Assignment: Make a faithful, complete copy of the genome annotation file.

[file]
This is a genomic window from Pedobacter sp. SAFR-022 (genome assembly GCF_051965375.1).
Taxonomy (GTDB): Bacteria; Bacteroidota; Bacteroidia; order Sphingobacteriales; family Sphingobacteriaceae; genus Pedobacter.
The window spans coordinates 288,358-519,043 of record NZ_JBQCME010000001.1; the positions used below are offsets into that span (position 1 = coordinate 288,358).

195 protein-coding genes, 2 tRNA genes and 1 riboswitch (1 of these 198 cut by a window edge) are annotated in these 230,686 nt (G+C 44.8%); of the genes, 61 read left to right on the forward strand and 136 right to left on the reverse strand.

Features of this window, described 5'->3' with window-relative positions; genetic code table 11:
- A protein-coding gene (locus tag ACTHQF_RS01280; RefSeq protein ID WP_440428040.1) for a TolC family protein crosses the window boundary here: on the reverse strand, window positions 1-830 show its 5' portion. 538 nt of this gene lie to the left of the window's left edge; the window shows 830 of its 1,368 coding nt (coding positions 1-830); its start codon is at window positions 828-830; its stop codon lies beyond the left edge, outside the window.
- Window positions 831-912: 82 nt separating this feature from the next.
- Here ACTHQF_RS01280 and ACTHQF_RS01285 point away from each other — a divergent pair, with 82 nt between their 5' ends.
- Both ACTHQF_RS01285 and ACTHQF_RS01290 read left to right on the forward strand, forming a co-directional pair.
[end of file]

This is a genomic window from Pedobacter sp. SAFR-022 (genome assembly GCF_051965375.1).
Taxonomy (GTDB): Bacteria; Bacteroidota; Bacteroidia; order Sphingobacteriales; family Sphingobacteriaceae; genus Pedobacter.
The window spans coordinates 288,358-519,043 of record NZ_JBQCME010000001.1; the positions used below are offsets into that span (position 1 = coordinate 288,358).

195 protein-coding genes, 2 tRNA genes and 1 riboswitch (1 of these 198 cut by a window edge) are annotated in these 230,686 nt (G+C 44.8%); of the genes, 61 read left to right on the forward strand and 136 right to left on the reverse strand.

Features of this window, described 5'->3' with window-relative positions; genetic code table 11:
- A protein-coding gene (locus tag ACTHQF_RS01280; RefSeq protein ID WP_440428040.1) for a TolC family protein crosses the window boundary here: on the reverse strand, window positions 1-830 show its 5' portion. 538 nt of this gene lie to the left of the window's left edge; the window shows 830 of its 1,368 coding nt (coding positions 1-830); its start codon is at window positions 828-830; its stop codon lies beyond the left edge, outside the window.
- Window positions 831-912: 82 nt separating this feature from the next.
- Here ACTHQF_RS01280 and ACTHQF_RS01285 point away from each other — a divergent pair, with 82 nt between their 5' ends.
- Both ACTHQF_RS01285 and ACTHQF_RS01290 read left to right on the forward strand, forming a co-directional pair.